and get Morris Dees brought up on sedition charges.

        If this continues, the Kelo decision will look like two kids fighting
        over lunch money.  Our property will never be safe against
        tresspassers who have no legal right to be here.  If this is not about
        property rights, then I don't know what is.

        Here is what the SPLC says on their own website:
        http://www.splcenter.org/legal/news/article.jsp?site_area=2&aid=125

        Joe Haynes
        Seminole, FL


      • Barry Moore
        May I intercede here? I think we often have blinders on regarding our mission . Our stated mission is to elect more Ron Paul-types to office, as is the
        Message 3 of 17 , Aug 20, 2005
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          May I intercede here?
           
          I think we often have blinders on regarding our "mission". Our stated "mission" is to elect more Ron Paul-types to office, as is the stated purpose of the Libs.
           
          But I also believe an "action" item is to release statements as to our intent in certain situations.
           
          Given the gravity of current times, I don't think we have enough time to return the country to a freedom-related persuasion in short order. Therefore, we should at least issue a statement on relevant events in the name of the RLC. This is one of them. There WILL be more to come in the future.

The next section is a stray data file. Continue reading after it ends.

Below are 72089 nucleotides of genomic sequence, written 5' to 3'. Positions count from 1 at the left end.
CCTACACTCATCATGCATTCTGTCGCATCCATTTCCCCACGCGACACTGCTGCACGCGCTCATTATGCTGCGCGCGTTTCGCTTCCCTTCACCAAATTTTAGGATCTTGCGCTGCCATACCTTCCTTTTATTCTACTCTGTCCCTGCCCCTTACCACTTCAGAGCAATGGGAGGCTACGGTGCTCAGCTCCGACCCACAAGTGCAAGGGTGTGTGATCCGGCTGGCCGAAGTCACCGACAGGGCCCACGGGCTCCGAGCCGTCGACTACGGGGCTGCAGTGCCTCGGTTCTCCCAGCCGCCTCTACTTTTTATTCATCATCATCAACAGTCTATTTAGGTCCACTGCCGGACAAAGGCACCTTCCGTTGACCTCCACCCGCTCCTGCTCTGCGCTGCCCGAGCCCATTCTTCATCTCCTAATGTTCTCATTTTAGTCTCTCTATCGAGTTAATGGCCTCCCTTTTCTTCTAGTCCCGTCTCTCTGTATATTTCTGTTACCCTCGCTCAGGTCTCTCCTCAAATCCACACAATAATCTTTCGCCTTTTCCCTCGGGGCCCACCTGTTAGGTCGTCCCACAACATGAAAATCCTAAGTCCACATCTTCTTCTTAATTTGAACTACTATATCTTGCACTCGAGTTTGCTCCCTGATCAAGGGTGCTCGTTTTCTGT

The reason? Our stated opinion matters, whether or not it's backed up at the polls.

          DGHarrison <DGHarrison@...> wrote:
          The article says that the illegals that managed to confiscate the ranchers' property do not intend to live there and will sell the property. Of course they don't want to live there ... who would want a piece of dirt that has illegals tromping through it daily? Makes you wonder how many false charges will stem from this incident, when future illegals find out and invite retaliation against themselves, in the hope of hitting it rich on the new legal lotto scam.

          Something tells me this issue is too hot for the RLC. Call me a cynic, but with all the difficulty we have had in just putting together a simple statement regarding the Supreme stupidity of the Kelo decision, I can't imagine the RLC will stick its neck out with such a racially tinged issue.

          Doug Harrison
          Minnesota

          Joe Haynes wrote:
          Will the RLC be making a news release regarding the abominable
          decision in Arizona against a rancher who detained illegals (border
          crossers), was sued by them, and lost his ranch to them thanks to
          Morris Dees of the Southern Poverty Pimp Law Center?

          I cannot believe this is happening.  George Bush has failed to protect
          our borders from illegals and now they have the power to sue over
          being detained.  Bush needs to immediately pardon these ranchers,
          throw the "border crossers" into jail/deport them back to El Salvador,
          and get Morris Dees brought up on sedition charges.